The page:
Second, I had a Scrooge's nightmare type dream, where people from my office took me out for what I thought was a dinner or meeting or something, and each of them set me up in some unpleasant situation so as to pay me back for being mean, unfair, or unkind to them. It was spooky.

More of the former, less of the latter, please.


My arm's getting better. Still a long way off from good, but I am starting to see benefit from a little exercise I've been forcing myself to do: to wit, when I put the dishes away, I force myself to use my left arm to put them in. It aches, but the ache goes away fairly quickly, and at that point I can pretty-easily put them into the lowest shelf, and with moderate difficulty put them into the middle shelf. Not the highest -- I'm doing good just to touch that shelf with that arm, and even then I'm faking it a bit, leaning forward, coming up on one foot -- but the other two, yeah, I can do it.

I try not to wonder why no one from the therapy place suggested this.

Christmas Baking

I was just out in the kitchen, eating a modest lunch and leafing through a copy of Cooks Illustrated. We used to get that magazine, and I only stopped subbing because I realized that I would rarely make anything from it. Its not that the recipes didn't sound good -- the ones that I understood certainly did, and even the ones that I didn't sounded interesting (what the heck is a ramekin?) -- its just that I never, ever made them. Well, once in a while, they'd have one like 'Chewy Oatmeal Cookies', and I'd try that, because I've been trying for years to make a decent one, without success -- but that would be about it. However, I was seduced --yea, verily, led down the golden path -- by this issue, which was about: Christmas Cooking. Shazam! And so I got it.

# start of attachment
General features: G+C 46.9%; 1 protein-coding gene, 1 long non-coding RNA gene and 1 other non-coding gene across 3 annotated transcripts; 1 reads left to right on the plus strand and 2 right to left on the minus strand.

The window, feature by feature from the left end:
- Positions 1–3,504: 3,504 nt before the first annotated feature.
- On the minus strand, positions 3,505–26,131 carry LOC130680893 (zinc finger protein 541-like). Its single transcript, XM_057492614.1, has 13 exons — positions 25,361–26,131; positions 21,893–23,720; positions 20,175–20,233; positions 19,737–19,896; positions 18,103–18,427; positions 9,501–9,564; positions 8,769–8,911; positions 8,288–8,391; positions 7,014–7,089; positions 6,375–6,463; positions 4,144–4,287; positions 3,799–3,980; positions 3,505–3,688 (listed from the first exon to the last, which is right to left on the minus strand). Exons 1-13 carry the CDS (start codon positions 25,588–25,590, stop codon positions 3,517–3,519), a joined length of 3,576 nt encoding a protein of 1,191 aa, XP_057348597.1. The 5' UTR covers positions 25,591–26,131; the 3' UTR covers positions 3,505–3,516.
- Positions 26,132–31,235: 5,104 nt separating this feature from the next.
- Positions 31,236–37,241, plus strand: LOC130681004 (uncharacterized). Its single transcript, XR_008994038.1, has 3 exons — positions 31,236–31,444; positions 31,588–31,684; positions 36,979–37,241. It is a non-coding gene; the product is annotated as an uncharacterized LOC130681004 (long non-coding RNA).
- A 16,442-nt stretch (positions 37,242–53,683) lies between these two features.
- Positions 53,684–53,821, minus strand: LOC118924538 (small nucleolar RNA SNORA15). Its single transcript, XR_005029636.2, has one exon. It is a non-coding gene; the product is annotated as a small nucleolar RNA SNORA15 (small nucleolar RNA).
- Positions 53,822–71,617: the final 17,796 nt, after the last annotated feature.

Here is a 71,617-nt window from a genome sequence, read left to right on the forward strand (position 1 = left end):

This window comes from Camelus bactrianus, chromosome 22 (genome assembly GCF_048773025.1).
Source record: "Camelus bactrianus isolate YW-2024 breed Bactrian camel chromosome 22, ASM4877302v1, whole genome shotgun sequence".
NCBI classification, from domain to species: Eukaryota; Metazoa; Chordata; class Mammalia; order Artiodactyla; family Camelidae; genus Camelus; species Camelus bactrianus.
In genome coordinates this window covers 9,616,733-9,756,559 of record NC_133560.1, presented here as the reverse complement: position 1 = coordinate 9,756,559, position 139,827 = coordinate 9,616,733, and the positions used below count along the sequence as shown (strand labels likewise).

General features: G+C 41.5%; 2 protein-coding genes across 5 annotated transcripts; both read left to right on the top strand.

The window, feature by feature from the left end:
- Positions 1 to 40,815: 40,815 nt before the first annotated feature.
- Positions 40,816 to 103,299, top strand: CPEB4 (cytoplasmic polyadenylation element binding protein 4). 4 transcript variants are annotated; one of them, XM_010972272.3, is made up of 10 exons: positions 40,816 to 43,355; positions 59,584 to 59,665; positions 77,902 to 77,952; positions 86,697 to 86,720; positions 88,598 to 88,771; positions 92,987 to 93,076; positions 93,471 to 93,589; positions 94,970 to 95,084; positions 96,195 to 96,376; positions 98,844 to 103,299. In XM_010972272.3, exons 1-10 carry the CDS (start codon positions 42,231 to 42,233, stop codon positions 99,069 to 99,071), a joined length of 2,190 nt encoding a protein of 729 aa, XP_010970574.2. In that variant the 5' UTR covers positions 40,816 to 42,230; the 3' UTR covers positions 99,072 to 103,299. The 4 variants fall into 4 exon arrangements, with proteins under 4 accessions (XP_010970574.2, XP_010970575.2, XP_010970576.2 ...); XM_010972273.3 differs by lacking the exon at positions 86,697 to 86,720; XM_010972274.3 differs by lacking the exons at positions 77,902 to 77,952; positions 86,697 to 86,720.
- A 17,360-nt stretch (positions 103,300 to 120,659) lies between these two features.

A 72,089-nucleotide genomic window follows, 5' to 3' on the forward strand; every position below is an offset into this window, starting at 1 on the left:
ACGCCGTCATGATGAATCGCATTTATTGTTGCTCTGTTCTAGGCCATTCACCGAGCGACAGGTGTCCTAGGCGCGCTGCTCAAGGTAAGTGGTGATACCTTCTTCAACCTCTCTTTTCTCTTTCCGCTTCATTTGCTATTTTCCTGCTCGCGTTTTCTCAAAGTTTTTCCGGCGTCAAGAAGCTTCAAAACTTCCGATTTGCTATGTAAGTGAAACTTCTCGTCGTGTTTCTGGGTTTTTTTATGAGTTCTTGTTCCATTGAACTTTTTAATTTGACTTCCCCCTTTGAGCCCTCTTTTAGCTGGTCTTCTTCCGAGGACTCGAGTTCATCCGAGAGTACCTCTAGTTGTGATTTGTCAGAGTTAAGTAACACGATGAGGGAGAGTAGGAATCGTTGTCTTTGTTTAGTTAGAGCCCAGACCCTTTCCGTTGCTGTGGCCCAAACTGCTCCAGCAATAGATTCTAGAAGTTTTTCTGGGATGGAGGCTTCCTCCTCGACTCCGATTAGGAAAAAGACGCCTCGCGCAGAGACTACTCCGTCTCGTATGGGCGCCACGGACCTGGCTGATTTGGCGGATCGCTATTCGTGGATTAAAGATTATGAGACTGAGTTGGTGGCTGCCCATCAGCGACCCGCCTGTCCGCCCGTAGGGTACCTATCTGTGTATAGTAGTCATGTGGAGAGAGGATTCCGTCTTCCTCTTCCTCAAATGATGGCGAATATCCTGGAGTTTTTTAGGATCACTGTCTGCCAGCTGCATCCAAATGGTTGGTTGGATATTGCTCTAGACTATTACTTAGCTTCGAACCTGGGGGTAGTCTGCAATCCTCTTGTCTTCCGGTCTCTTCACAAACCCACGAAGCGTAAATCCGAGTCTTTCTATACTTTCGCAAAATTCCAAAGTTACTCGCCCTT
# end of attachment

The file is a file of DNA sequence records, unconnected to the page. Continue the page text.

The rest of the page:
As it turns out, the issue is about Christmas desserts, but mostly about real deserts -- cakes and pies and croissants and whatnot -- and not about cookies and things. I realize that those are real desserts, too, but I don't tend to think of them that way -- they're just something that's fun to do. On occasion, I will bake something a little harder, like Rice Pudding (we have an excellent recipe) or Chocolate Cake (we have a quick, easy recipe that is good, though not outstanding; when we inadvertently added half-melted chocolate chips to the icing, though -- yowza! ), but I don't do croissants or Parker House Rolls or any of that. Though I'd like to.

So I leafed through the issue, and thought about how neat it would be to make one or two of these -- and then I put the issue away. Well, its on the kitchen table, actually; I couldn't stand to actually put it away. I want to make one. I don't want to eat it -- like I need a rich cream-filled chocolate cake or any of that -- I just want to make one.